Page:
Copyright

All material is copyright 2008- 2018 by Lauren Yarger. Reviews and articles may not be reprinted without permission. Contact reflectionsinthelight@gmail.com

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Key to Content Notes:

God's name taken in vain -- means God or Jesus is used in dialogue without speaking directly to or about them.

Language -- means some curse words are used. "Minor" usually means the words are not too strong or that it only occurs once or twice throughout the show.

Strong Language -- means some of the more heavy duty curse words are used.

Nudity -- means a man or woman's backside, a man's lower front or a woman's front are revealed.

Scantily clad -- means actors' private areas are technically covered, but I can see a lot of them.

Sexual Language -- means the dialogue contains sexually explicit language but there's no action.

Sexual Activity -- means a man and woman are performing sexual acts.

Adultery -- Means a married man or woman is involved sexually with someone besides their spouse. If this is depicted with sexual acts on stage, the list would include "sexual activity" as well.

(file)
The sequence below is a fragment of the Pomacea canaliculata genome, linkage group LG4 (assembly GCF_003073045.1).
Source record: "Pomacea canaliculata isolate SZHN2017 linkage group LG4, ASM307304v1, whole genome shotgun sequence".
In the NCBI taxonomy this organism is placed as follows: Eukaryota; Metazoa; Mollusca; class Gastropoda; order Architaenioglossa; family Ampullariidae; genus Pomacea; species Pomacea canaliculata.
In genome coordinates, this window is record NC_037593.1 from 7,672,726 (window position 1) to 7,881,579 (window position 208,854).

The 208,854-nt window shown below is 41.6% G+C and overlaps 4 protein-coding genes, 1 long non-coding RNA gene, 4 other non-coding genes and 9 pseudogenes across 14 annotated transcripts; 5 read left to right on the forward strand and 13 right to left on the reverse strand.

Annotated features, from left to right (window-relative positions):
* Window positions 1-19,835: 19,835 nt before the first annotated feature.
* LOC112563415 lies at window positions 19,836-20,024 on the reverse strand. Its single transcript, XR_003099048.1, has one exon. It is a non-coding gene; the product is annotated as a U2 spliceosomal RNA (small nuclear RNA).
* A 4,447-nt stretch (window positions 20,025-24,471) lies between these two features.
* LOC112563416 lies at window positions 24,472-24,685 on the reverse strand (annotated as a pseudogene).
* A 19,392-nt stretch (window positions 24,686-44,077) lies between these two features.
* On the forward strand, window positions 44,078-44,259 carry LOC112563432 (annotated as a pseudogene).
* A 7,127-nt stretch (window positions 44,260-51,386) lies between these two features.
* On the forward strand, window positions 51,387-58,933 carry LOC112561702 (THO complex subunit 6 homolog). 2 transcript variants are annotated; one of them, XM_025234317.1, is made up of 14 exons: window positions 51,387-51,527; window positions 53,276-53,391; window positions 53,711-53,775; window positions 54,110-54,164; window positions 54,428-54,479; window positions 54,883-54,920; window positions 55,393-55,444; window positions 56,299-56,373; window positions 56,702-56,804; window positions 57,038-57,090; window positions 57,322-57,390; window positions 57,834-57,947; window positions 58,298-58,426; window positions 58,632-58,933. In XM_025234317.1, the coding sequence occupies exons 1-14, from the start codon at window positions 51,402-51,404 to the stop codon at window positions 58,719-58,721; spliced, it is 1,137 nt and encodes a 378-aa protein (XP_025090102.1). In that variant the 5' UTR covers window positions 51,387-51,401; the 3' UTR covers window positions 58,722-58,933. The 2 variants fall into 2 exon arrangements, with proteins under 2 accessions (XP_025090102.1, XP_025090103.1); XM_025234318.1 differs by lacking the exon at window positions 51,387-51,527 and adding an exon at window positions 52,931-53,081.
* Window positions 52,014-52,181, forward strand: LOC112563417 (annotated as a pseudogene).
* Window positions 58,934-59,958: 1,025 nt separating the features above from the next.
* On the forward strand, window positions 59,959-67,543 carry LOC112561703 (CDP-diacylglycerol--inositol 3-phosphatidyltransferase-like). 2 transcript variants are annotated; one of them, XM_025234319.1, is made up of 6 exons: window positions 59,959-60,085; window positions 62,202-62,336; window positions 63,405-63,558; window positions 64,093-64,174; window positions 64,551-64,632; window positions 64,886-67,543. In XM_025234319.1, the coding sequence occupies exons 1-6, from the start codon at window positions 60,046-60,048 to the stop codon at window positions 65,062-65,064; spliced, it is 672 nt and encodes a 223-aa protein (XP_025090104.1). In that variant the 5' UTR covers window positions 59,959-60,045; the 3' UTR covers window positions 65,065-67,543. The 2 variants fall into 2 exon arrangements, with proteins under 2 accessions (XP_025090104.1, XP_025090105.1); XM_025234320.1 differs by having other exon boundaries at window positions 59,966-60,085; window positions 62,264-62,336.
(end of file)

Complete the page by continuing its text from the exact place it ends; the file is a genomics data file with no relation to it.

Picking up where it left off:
Sex Outside of Marriage -- means a man and woman are involved sexually without being married. If this is depicted sexually on stage, the list would include "sexual activity" as well.

Homosexuality -- means this is in the show, but not physically depicted.

Homosexual activity -- means two persons of the same sex are embracing/kissing. If they do more than that, the list would include "sexual activity" as well.

Cross Dresser -- Means someone is dressing as the opposite sex. If they do more than that on stage the listing would include the corresponding "sexual activity" and/or "homosexual activity" as well.

Cross Gender -- A man is playing a female part or a woman is playing a man's part.

Suggestive Dancing -- means dancing contains sexually suggestive moves.

Derogatory (category added Fall 2012) Language or circumstances where women are referred to or treated in a negative and demeaning manner.

Other content matters such as torture, suicide or rape will be noted, with details revealed only as necessary in the review itself.

The term "throughout" added to any of the above means it happens many times throughout the show.

Reviewing Policy

I receive free seats to Broadway and Off-Broadway shows made available to all voting members of the Outer Critics Circle and The Drama Desk, the two professional critics organizations with journalists covering NY theater. Journalistically, I provide an unbiased review and am under no obligation to make positive statements. Sometimes shows do not make tickets available to reviewers. If these are shows my readers want to know about (I review all Broadway shows and pertinent Off-Broadway shows), I will purchase a ticket. If a personal friend is involved in a production, I'll let you know, but it won't influence a review. If I feel there is a conflict, I won't review their portion of the production.